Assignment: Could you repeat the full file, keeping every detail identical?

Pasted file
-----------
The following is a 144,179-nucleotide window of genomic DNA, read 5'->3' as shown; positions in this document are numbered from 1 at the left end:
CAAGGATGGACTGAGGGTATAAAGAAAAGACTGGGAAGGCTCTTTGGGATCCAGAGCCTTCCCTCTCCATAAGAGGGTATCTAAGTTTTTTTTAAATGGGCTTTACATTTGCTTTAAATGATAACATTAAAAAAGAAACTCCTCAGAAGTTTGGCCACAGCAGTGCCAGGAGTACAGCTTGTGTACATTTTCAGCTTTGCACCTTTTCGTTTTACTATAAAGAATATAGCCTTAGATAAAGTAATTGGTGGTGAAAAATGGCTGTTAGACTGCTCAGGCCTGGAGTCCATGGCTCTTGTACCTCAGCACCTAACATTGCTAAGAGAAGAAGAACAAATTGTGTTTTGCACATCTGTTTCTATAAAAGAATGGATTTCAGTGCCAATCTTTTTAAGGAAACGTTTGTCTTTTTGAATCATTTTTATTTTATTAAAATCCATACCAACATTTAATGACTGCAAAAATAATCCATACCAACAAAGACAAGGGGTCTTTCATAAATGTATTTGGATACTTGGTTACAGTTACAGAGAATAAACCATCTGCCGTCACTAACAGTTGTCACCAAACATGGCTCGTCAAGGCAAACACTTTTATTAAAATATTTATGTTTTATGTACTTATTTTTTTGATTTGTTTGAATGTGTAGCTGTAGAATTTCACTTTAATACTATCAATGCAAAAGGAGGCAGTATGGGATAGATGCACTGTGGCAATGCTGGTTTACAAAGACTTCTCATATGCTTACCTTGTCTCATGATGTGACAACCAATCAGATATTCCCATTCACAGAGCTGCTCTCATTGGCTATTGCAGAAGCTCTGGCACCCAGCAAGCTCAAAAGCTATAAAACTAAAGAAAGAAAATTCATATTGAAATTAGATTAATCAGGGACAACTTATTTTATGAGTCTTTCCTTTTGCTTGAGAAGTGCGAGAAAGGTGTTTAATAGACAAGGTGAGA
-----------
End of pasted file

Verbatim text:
The following is a 144,179-nucleotide window of genomic DNA, read 5'->3' as shown; positions in this document are numbered from 1 at the left end:
CAAGGATGGACTGAGGGTATAAAGAAAAGACTGGGAAGGCTCTTTGGGATCCAGAGCCTTCCCTCTCCATAAGAGGGTATCTAAGTTTTTTTTAAATGGGCTTTACATTTGCTTTAAATGATAACATTAAAAAAGAAACTCCTCAGAAGTTTGGCCACAGCAGTGCCAGGAGTACAGCTTGTGTACATTTTCAGCTTTGCACCTTTTCGTTTTACTATAAAGAATATAGCCTTAGATAAAGTAATTGGTGGTGAAAAATGGCTGTTAGACTGCTCAGGCCTGGAGTCCATGGCTCTTGTACCTCAGCACCTAACATTGCTAAGAGAAGAAGAACAAATTGTGTTTTGCACATCTGTTTCTATAAAAGAATGGATTTCAGTGCCAATCTTTTTAAGGAAACGTTTGTCTTTTTGAATCATTTTTATTTTATTAAAATCCATACCAACATTTAATGACTGCAAAAATAATCCATACCAACAAAGACAAGGGGTCTTTCATAAATGTATTTGGATACTTGGTTACAGTTACAGAGAATAAACCATCTGCCGTCACTAACAGTTGTCACCAAACATGGCTCGTCAAGGCAAACACTTTTATTAAAATATTTATGTTTTATGTACTTATTTTTTTGATTTGTTTGAATGTGTAGCTGTAGAATTTCACTTTAATACTATCAATGCAAAAGGAGGCAGTATGGGATAGATGCACTGTGGCAATGCTGGTTTACAAAGACTTCTCATATGCTTACCTTGTCTCATGATGTGACAACCAATCAGATATTCCCATTCACAGAGCTGCTCTCATTGGCTATTGCAGAAGCTCTGGCACCCAGCAAGCTCAAAAGCTATAAAACTAAAGAAAGAAAATTCATATTGAAATTAGATTAATCAGGGACAACTTATTTTATGAGTCTTTCCTTTTGCTTGAGAAGTGCGAGAAAGGTGTTTAATAGACAAGGTGAGA